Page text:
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Understanding blood lipids and glucose


Understanding blood lipids and glucose. How a ... Cost of Heart Disease and Diabetes ... Sirloin Steak. 12. 28. Prime Rib. Saturated Fat (g) Total Fat (g) Food ... – PowerPoint PPT presentation

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Title: Understanding blood lipids and glucose

Understanding blood lipids and glucose
  • How a Healthy Lifestyle can improve your numbers

Susan Fullmer, PhD RD Associate Teaching
Professor Nutrition, Dietetics, and Food Science
Cost of Heart Disease and Diabetes
  • 7 of population has diabetes
  • Leading cause of blindness, lower limb
    amputation, and kidney failure in U.S.
  • Major risk factor for stroke and heart attack
  • Heart disease is the leading cause of death in
    the U.S. and world
  • 1 in 3 women worldwide will die of heart disease
  • More women then men diet every year from heart
    disease in the U.S.
  • 403 Billion was spent in 2006 on CVD

Factors that are considered a High Risk for CVD
  • Established heart disease
  • Chronic kidney disease/failure
  • Diabetes
  • 10-year risk Framingham global risk gt20

Factors that place someone at risk for heart
  • One or more of the following risk factors
  • Cigarette smoking
  • Poor diet
  • Physical inactivity
  • Obesity, especially central obesity
  • Family history of premature heart disease (lt55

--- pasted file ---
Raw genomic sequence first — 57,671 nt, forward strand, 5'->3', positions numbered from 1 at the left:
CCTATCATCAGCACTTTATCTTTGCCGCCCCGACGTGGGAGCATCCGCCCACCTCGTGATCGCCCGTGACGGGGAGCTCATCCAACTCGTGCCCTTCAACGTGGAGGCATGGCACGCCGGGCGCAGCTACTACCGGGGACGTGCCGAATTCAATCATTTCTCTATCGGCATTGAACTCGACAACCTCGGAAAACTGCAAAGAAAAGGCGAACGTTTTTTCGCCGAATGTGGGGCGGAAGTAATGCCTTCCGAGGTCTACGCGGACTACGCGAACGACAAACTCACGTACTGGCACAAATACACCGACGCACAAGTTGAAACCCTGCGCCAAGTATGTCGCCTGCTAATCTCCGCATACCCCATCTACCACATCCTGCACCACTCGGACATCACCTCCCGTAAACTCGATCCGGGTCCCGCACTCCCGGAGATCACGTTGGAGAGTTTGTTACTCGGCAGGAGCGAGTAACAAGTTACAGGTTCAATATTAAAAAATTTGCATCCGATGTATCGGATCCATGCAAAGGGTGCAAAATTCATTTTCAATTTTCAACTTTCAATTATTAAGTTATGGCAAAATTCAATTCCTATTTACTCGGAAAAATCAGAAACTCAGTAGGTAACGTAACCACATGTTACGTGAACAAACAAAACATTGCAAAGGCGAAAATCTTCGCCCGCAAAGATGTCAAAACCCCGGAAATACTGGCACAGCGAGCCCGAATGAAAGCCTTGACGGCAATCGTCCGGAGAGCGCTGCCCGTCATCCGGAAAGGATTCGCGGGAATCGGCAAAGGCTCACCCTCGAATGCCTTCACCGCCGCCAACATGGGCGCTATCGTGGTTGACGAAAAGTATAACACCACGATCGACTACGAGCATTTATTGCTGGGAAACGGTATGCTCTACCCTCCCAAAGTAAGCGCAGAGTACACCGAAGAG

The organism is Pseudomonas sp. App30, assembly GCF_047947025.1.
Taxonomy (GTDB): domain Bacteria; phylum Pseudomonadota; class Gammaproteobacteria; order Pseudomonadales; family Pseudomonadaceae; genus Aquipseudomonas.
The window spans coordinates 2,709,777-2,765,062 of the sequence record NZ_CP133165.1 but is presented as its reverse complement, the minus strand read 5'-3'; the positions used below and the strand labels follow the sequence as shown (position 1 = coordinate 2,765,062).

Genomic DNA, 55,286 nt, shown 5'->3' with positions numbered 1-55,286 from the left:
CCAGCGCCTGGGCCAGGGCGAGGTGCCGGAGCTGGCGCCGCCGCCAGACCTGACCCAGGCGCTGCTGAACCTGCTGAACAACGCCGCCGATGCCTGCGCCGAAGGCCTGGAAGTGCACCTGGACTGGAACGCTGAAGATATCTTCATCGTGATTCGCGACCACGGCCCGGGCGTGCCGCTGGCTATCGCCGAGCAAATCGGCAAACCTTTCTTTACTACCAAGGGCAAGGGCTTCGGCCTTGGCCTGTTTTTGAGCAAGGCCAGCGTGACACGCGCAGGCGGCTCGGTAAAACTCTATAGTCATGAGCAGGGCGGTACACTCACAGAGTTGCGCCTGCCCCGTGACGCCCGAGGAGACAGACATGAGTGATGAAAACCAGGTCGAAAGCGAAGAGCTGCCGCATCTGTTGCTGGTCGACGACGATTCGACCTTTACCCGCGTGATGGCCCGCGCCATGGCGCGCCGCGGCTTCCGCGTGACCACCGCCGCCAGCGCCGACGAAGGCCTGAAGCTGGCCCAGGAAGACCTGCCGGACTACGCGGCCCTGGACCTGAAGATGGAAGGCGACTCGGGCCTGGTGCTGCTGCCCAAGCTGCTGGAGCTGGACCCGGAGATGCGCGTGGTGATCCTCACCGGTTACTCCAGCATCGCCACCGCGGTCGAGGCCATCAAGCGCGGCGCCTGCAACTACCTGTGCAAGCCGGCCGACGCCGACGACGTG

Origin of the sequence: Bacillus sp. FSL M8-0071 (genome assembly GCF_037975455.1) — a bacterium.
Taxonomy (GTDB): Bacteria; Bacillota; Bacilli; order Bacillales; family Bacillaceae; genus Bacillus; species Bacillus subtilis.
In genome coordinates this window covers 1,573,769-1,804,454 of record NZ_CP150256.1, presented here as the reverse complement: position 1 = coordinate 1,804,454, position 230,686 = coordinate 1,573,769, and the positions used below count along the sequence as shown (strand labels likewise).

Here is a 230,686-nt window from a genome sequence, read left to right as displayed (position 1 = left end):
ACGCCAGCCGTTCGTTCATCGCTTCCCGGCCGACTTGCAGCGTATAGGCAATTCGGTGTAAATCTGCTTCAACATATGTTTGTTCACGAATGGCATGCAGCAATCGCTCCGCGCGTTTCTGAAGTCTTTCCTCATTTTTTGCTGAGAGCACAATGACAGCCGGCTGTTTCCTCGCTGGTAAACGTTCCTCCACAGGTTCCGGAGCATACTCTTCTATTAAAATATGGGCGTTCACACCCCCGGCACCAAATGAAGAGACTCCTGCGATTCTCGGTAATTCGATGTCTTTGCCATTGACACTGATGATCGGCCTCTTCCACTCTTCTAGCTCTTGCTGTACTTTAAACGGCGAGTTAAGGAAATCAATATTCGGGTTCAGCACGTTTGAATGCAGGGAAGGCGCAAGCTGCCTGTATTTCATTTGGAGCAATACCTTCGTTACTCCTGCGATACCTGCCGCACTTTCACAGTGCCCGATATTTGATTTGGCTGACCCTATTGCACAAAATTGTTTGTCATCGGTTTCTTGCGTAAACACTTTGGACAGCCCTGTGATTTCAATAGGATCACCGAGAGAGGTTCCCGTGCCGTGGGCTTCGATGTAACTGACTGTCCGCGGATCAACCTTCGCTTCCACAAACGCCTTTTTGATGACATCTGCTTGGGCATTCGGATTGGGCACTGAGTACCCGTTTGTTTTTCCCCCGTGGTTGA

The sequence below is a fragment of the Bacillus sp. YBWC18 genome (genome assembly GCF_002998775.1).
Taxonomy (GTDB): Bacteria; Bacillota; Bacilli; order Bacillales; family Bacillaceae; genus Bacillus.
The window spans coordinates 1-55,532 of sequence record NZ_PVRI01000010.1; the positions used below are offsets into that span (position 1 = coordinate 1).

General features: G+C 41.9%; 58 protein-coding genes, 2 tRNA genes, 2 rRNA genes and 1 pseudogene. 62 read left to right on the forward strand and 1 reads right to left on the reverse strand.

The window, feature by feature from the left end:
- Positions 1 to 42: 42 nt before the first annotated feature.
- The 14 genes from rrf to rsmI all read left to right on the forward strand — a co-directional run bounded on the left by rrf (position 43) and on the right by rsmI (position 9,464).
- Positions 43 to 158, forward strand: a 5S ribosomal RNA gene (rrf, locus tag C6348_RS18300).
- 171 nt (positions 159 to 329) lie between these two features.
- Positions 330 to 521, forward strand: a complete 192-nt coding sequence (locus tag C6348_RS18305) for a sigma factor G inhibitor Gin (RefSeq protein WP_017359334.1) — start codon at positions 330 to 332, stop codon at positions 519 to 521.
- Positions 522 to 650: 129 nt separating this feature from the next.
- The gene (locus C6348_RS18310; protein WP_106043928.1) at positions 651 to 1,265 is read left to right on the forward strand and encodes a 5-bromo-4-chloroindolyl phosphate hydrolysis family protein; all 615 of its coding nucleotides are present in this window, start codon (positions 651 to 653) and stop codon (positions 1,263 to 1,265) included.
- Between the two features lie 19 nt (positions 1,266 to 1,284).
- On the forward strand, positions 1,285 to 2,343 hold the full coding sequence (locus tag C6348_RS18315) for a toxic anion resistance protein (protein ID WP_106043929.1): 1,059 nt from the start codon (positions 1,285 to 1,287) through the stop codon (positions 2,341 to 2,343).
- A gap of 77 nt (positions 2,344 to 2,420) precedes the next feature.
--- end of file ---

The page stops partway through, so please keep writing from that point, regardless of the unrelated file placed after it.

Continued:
years of male relative, lt65 years in female)

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Factors that place someone at risk for heart
disease continued
  • High blood pressure
  • Dyslipidemia
  • Evidence of coronary calcification
  • Metabolic syndrome
  • Poor exercise capacity on a treadmill test

Factors called optimal Risk for heart disease
  • Framingham risk score of lt10
  • Healthy lifestyle
  • No risk factors

2006 AHA Diet and Lifestyle Goals for CVD Risk
  • Consume an overall healthy diet
  • Aim for a healthy body weight
  • Aim for recommended levels for LDL, HDL, and
  • Aim for a normal blood pressure
  • Aim for a normal blood glucose level
  • Be physically active
  • Avoid use of and exposure to tobacco products

  • Triglycerides
  • Chylomicrons
  • VLDL
  • Total Cholesterol
  • LDL
  • HDL
  • Chol/HDL ratio
  • lt51 is goal
  • lt3.51 is optimal

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Factors associated with elevated TGs
  • Overweight, obesity
  • Physical inactivity
  • High carbohydrate intake (gt60 of calories)
  • Type II Diabetes, kidney failure
  • Certain medications
  • Cigarette smoking
  • Alcohol intake
  • Genetics

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2007 Lifestyle guidelines for prevention of CVD
in Women
  • Do not smoke
  • Physical activity
  • A minimum of 30 minutes of moderate intensity
    activity (brisk walking) on most, preferably all
    days of the week
  • For weight loss or maintenance 60-90 minutes of
    moderate intensity activity on most, preferably
    all days of the week